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AEW

Top four things allowed in AEW that are banned in WWE

Published at :May 28, 2024 at 2:00 AM
Modified at :May 28, 2024 at 2:00 AM
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(Courtesy : AEW/WWE)

Nik O'Connor


WWE and AEW are very much different in their style, presentation and working environment.

For many years in the wrestling world, WWE had been dominating the scene in the primary market of the United States. That was until a direct competitor emerged in the form of All Elite Wrestling in 2019, which was started by multiple EVPs and the company’s President, Tony Khan.

Khan has made his promotion as a major alternative in the industry attracting some of the top-tier wrestling talents in the world. Moreover, he has made a completely different landscape governed by rules and regulations that are banned in WWE, of which here are the top four of them:

4. Outside appearances

While WWE superstars are contracted to only appear for their television programming as part of wrestling shows, except for a few one-offs, the same is not prevalent for AEW.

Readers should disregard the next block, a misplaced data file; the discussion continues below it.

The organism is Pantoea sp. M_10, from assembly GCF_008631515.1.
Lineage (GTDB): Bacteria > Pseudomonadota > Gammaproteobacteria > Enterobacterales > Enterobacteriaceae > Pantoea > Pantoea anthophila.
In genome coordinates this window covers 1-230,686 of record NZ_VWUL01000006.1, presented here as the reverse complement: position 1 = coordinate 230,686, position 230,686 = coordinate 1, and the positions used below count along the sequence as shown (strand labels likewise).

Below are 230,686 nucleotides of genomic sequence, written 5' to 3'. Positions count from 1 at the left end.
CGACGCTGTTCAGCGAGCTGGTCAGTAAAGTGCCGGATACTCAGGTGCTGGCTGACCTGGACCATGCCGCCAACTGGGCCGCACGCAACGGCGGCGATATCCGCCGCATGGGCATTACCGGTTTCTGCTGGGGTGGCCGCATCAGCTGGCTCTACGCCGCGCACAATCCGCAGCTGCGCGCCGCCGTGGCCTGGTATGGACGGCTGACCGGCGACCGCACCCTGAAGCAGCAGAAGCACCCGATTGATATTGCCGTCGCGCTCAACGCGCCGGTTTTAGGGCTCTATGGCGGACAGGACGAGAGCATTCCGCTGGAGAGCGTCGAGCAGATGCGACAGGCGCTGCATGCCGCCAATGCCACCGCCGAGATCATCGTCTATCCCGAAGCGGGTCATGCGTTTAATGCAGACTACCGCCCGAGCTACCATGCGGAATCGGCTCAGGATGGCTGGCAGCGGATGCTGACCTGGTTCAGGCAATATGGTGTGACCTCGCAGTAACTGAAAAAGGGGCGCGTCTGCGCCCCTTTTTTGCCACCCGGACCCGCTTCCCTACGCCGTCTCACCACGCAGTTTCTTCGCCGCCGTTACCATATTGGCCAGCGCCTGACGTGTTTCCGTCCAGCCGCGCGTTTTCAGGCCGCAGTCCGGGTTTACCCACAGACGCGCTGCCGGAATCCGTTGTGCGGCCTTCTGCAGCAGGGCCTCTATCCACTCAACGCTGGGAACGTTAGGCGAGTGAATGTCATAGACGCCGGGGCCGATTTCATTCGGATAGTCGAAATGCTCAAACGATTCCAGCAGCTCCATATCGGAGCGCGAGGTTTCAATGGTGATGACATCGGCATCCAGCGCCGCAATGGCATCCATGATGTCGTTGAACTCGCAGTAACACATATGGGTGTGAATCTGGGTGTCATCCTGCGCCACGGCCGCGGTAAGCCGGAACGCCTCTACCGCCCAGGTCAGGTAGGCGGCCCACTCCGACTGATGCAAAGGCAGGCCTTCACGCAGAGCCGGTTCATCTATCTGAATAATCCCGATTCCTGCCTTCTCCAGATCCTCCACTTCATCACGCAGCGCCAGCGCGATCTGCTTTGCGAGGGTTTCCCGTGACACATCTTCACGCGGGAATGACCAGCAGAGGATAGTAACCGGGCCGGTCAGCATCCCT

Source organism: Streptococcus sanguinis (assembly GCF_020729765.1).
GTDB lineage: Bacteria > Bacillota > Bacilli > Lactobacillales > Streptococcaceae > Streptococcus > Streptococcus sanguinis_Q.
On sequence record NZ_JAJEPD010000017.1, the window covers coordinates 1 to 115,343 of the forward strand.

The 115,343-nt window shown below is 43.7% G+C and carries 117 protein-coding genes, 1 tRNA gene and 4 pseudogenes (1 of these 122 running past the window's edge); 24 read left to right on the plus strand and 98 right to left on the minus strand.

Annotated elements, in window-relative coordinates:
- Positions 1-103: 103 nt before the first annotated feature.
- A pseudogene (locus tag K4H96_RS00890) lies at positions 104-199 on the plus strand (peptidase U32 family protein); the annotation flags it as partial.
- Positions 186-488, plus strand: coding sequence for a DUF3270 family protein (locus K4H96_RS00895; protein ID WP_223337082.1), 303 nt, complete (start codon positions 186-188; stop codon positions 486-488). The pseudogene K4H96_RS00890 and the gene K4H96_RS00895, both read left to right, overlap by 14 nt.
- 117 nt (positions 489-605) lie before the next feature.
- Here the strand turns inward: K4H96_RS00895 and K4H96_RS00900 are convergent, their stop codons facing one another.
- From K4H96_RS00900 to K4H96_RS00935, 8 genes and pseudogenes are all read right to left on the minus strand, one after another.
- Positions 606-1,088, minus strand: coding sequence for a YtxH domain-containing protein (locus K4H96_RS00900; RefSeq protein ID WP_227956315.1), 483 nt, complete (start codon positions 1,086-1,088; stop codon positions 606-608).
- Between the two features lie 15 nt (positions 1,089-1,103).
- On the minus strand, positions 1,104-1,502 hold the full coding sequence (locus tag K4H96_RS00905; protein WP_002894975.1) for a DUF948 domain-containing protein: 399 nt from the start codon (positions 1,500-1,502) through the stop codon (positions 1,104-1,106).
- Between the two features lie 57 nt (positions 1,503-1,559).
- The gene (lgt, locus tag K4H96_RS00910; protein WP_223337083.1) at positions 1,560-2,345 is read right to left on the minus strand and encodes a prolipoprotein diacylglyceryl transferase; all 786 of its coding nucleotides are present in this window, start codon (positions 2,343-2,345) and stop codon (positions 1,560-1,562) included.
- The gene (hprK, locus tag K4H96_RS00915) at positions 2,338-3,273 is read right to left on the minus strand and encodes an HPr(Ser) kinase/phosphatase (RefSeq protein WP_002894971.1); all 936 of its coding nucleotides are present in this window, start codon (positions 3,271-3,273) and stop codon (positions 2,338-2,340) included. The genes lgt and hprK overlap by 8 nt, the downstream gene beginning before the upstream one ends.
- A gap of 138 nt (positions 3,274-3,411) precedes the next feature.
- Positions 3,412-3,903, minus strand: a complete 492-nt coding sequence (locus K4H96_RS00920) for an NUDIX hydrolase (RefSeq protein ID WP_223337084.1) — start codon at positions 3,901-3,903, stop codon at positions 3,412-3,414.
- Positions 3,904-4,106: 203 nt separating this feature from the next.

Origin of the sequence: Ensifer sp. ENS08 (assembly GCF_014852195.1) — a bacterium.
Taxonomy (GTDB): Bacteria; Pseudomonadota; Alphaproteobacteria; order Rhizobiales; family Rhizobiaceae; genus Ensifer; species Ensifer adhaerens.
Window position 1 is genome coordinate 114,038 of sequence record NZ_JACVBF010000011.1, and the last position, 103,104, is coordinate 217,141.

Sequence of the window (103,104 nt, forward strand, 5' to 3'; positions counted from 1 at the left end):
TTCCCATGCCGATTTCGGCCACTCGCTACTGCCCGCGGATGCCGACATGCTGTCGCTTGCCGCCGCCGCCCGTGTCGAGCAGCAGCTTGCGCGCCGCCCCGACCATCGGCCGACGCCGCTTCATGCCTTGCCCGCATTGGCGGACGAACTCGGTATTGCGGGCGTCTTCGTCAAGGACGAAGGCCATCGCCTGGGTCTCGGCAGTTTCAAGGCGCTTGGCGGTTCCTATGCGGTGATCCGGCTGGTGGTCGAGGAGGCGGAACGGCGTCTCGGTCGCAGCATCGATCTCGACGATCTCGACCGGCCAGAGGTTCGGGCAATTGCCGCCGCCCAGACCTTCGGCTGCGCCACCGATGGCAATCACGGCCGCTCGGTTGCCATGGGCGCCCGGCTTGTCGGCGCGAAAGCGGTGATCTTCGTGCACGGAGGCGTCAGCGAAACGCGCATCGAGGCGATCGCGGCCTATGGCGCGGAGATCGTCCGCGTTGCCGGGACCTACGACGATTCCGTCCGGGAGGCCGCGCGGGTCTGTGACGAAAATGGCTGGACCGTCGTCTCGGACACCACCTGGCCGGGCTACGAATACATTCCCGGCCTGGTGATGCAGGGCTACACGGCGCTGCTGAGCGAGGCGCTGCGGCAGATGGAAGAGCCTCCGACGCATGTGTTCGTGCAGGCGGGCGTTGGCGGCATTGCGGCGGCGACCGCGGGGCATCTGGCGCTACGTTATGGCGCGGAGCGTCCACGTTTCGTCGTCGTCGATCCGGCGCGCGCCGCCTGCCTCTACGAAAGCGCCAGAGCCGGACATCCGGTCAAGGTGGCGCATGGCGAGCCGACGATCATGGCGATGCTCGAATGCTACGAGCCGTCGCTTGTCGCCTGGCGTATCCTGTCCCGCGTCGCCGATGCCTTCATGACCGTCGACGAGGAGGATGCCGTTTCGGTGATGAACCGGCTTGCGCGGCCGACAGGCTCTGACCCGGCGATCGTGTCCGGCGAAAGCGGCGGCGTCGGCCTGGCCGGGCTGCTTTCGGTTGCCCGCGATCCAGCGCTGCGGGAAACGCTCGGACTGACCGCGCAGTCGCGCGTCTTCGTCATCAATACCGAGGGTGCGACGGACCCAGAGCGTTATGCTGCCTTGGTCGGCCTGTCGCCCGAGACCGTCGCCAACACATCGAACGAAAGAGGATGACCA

The company has partnered with multiple promotions on independent circuits like NJPW and TNA and allowed the exchange of talent with them to appear or wrestle for shows, the most recent example cited as IWGP World Champion Jon Moxley appearing for both companies on a regular basis.

3. Merchandise sales

As AEW typically does not trademark its stars’ ring names, they are allowed to sell their own merchandise independently. While AEW sells merchandise through its online shop and at events, many stars, like Mercedes Mone and Danhausen, also use platforms like ProWrestlingTees.

These sites feature merchandise from various promotions, allowing wrestlers to receive most, if not all, of the profits from the sales. On the other hand, WWE exclusively sells its talent’s merchandise through its online shop and Fanatics, retaining character rights and sharing a portion of the sales through royalty checks with their superstars.

2. Ring Name

The management in WWE frequently changes a superstar’s ring name to secure exclusive trademarks, whereas AEW typically maintains the original names unless WWE has ownership of them. For instance, Adam Copeland, known as “Edge” in WWE, now uses his real name in AEW but retains his “Rated R Superstar” nickname.

The change in ring names is less common in AEW because company CEO Tony Khan prefers keeping performers’ indie scene names, valuing their established fan connections.

1. No Scripted Promos

For many years, WWE superstars were imposed with heavily scripted promos to majorly of their talents, except for their main event attractions, but of course that has changed a bit in today’s era.

However, AEW invited inputs from their own talents and used bullet points from a promo instead of a straight script from the very beginning to have its stars deliver organic promos that would look more real to the audience.

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